Letters to the editor Sept. 7
Kalispell impact fees
The Aug. 13 Inter Lake editorial (Kalispell misses mark on impact fees) was right on. Lower the impact fees for hook ups to city utilities by 50% and see new home prices sky rocket by 60%! This is not affordable housing.
Now who pays for critical water and sewer infrastructure projects and ongoing system maintenance? Surprise? No, we the long-term citizen taxpayers who have bought and paid for the existing infrastructure and will pay much more with the recently approved water fee increases (permanent) that amount to over 50% plus gallon usage fees.
Those most affected are our fixed-income senior citizens who struggle now with all the rising costs. An unintended consequence soon will be too expensive to water our lawns. Then we will see Arizona-style sand and cactus landscaping.
The solution is to create Special Improvement Districts for all new subdivisions and prorate costs for extending city services to said developments. There is no justification for long-term citizen taxpayers to supplement new construction costs of any city services.
Then our sympathetic caring City Council can rethink their recent 50% plus water rate increase!
— Dale Haarr, Kalispell
Abell right on homeless issue
Thank you, Flathead County Commissioner Brad Abel (and to the other two commissioners, too) for the guts to honestly confront the reality regarding the homeless population in the Flathead Valley.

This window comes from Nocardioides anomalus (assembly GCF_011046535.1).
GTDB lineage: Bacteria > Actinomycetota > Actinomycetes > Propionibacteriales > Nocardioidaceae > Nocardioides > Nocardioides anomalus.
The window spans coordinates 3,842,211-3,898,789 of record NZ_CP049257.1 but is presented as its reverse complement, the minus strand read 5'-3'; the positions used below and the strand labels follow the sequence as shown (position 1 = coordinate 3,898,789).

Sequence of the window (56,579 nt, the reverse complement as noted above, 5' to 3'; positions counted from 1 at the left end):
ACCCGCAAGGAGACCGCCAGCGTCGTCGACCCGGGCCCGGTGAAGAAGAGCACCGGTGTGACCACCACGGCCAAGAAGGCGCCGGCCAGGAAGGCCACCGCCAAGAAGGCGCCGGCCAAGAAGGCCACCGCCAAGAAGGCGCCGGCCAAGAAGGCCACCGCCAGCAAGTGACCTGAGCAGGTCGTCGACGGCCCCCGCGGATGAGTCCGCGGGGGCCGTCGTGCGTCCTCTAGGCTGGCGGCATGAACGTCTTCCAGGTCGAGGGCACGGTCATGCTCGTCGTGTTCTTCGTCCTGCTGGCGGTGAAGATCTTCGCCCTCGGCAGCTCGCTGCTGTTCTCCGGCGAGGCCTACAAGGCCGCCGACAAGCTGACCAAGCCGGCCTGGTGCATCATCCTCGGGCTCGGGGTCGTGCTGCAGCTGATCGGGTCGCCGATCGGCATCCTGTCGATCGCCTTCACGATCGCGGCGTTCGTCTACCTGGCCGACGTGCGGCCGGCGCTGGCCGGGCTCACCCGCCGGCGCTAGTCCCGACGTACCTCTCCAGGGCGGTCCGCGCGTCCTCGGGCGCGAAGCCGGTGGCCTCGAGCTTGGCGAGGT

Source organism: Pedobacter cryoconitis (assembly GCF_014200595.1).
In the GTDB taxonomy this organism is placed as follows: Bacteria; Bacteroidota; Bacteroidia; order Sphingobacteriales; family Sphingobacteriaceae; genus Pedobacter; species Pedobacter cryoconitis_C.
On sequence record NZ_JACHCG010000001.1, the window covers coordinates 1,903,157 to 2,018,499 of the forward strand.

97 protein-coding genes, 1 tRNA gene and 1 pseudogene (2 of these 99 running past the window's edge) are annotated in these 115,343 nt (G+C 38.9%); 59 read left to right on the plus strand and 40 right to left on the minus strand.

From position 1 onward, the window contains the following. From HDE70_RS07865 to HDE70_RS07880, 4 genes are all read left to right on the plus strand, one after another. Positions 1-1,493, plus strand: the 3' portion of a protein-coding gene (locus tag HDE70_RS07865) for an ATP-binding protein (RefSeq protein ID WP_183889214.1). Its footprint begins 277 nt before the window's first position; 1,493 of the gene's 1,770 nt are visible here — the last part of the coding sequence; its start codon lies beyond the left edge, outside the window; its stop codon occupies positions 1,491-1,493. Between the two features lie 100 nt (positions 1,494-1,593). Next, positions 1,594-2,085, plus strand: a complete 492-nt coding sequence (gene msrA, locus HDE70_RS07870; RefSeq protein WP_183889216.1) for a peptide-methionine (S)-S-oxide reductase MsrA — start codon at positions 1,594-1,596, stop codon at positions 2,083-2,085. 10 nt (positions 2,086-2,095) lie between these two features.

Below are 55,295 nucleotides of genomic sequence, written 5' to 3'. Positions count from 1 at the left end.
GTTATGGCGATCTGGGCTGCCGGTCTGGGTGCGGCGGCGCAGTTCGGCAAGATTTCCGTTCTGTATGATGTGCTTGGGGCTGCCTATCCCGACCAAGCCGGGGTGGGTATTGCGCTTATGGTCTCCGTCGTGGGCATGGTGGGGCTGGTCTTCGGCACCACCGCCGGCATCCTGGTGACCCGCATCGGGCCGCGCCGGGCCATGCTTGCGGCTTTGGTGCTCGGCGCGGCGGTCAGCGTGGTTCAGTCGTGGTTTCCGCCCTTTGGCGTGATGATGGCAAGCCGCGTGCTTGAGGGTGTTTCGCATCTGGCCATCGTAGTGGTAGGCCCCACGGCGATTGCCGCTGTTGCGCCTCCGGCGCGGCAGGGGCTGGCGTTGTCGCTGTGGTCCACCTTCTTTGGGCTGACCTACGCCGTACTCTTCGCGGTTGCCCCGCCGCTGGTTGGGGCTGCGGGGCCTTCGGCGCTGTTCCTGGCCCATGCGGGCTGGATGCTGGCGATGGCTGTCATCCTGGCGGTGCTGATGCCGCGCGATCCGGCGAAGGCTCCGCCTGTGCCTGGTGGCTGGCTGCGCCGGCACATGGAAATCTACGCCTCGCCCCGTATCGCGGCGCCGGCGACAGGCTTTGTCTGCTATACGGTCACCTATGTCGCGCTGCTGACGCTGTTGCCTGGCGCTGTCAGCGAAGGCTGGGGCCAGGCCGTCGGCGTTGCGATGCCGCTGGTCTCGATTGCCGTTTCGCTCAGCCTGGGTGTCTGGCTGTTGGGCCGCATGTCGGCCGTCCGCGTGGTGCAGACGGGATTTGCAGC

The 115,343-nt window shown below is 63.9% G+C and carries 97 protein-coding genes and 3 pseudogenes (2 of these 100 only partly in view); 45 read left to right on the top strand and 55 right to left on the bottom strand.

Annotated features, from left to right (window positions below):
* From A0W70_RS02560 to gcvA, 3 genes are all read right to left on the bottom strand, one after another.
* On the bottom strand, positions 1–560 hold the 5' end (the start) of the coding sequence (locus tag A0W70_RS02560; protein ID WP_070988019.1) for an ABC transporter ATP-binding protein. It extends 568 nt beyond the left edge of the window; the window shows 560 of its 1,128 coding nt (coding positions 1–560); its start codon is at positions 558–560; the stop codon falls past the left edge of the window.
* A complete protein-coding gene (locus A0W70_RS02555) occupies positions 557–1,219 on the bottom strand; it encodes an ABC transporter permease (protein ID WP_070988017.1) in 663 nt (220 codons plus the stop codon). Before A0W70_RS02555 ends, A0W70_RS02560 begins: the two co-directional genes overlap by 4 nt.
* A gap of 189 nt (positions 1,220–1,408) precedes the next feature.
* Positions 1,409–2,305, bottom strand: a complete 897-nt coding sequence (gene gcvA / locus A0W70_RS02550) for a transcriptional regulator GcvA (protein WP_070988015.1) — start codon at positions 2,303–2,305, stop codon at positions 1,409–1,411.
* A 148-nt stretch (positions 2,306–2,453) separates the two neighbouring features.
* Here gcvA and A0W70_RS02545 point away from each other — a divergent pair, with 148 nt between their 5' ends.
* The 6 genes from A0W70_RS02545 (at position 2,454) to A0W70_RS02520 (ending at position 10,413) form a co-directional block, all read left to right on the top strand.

Missoula seems to have adopted the policy of “build it, and they will come,” and the homeless came.
In the Good Samaritan Biblical passages in Luke 10:29-37, where a traveler fell among robbers, there is no mention of drugs, human waste or the choice of the victim to be a victim. It seems the Good Samaritan was apparently a working ordinary citizen who used his own resources in responding with compassion.
I think that is what Brad Abel is talking about and dealing with. And we much appreciate him for stepping forward and clearly stating the issues, and the fact that the victim of homelessness must want to solve their own problem.
— Mark Metzger, Kalispell
I just want to send a shout out to Tractor Supply for bringing life back into a building that’s been a fixture in the Evergreen area for years. Long before Walmart came to town, K-Mart was the hub of the valley.
And it’s nice to see that, instead of tearing down. It’s coming back to life. With all the empty buildings around town, it’s just nice to see.
— Annie Tellow, Kalispell